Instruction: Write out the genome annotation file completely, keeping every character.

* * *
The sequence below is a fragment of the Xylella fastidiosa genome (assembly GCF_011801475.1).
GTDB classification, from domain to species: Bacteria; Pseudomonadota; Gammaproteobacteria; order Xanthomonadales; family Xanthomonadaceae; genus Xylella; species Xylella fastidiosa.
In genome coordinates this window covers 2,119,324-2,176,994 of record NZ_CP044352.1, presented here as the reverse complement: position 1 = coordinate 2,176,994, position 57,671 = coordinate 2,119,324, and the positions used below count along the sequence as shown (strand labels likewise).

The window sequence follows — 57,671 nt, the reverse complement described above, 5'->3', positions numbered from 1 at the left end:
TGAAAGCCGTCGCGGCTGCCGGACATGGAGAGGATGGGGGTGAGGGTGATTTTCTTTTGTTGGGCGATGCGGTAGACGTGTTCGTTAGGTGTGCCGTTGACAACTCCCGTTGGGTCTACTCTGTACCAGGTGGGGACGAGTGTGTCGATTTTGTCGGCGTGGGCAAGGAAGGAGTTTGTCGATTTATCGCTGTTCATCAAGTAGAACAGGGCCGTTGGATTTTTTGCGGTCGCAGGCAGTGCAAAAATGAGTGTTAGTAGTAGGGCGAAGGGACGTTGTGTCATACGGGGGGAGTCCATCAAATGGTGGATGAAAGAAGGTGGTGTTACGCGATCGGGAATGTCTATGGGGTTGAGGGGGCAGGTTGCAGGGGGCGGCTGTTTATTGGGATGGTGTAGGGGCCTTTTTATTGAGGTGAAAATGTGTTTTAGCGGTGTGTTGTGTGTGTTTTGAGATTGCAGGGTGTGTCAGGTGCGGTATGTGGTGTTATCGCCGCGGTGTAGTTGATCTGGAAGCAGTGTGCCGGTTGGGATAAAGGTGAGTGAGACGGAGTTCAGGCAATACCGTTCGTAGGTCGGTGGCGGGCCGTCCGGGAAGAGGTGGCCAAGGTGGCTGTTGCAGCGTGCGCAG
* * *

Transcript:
The sequence below is a fragment of the Xylella fastidiosa genome (assembly GCF_011801475.1).
GTDB classification, from domain to species: Bacteria; Pseudomonadota; Gammaproteobacteria; order Xanthomonadales; family Xanthomonadaceae; genus Xylella; species Xylella fastidiosa.
In genome coordinates this window covers 2,119,324-2,176,994 of record NZ_CP044352.1, presented here as the reverse complement: position 1 = coordinate 2,176,994, position 57,671 = coordinate 2,119,324, and the positions used below count along the sequence as shown (strand labels likewise).

The window sequence follows — 57,671 nt, the reverse complement described above, 5'->3', positions numbered from 1 at the left end:
TGAAAGCCGTCGCGGCTGCCGGACATGGAGAGGATGGGGGTGAGGGTGATTTTCTTTTGTTGGGCGATGCGGTAGACGTGTTCGTTAGGTGTGCCGTTGACAACTCCCGTTGGGTCTACTCTGTACCAGGTGGGGACGAGTGTGTCGATTTTGTCGGCGTGGGCAAGGAAGGAGTTTGTCGATTTATCGCTGTTCATCAAGTAGAACAGGGCCGTTGGATTTTTTGCGGTCGCAGGCAGTGCAAAAATGAGTGTTAGTAGTAGGGCGAAGGGACGTTGTGTCATACGGGGGGAGTCCATCAAATGGTGGATGAAAGAAGGTGGTGTTACGCGATCGGGAATGTCTATGGGGTTGAGGGGGCAGGTTGCAGGGGGCGGCTGTTTATTGGGATGGTGTAGGGGCCTTTTTATTGAGGTGAAAATGTGTTTTAGCGGTGTGTTGTGTGTGTTTTGAGATTGCAGGGTGTGTCAGGTGCGGTATGTGGTGTTATCGCCGCGGTGTAGTTGATCTGGAAGCAGTGTGCCGGTTGGGATAAAGGTGAGTGAGACGGAGTTCAGGCAATACCGTTCGTAGGTCGGTGGCGGGCCGTCCGGGAAGAGGTGGCCAAGGTGGCTGTTGCAGCGTGCGCAG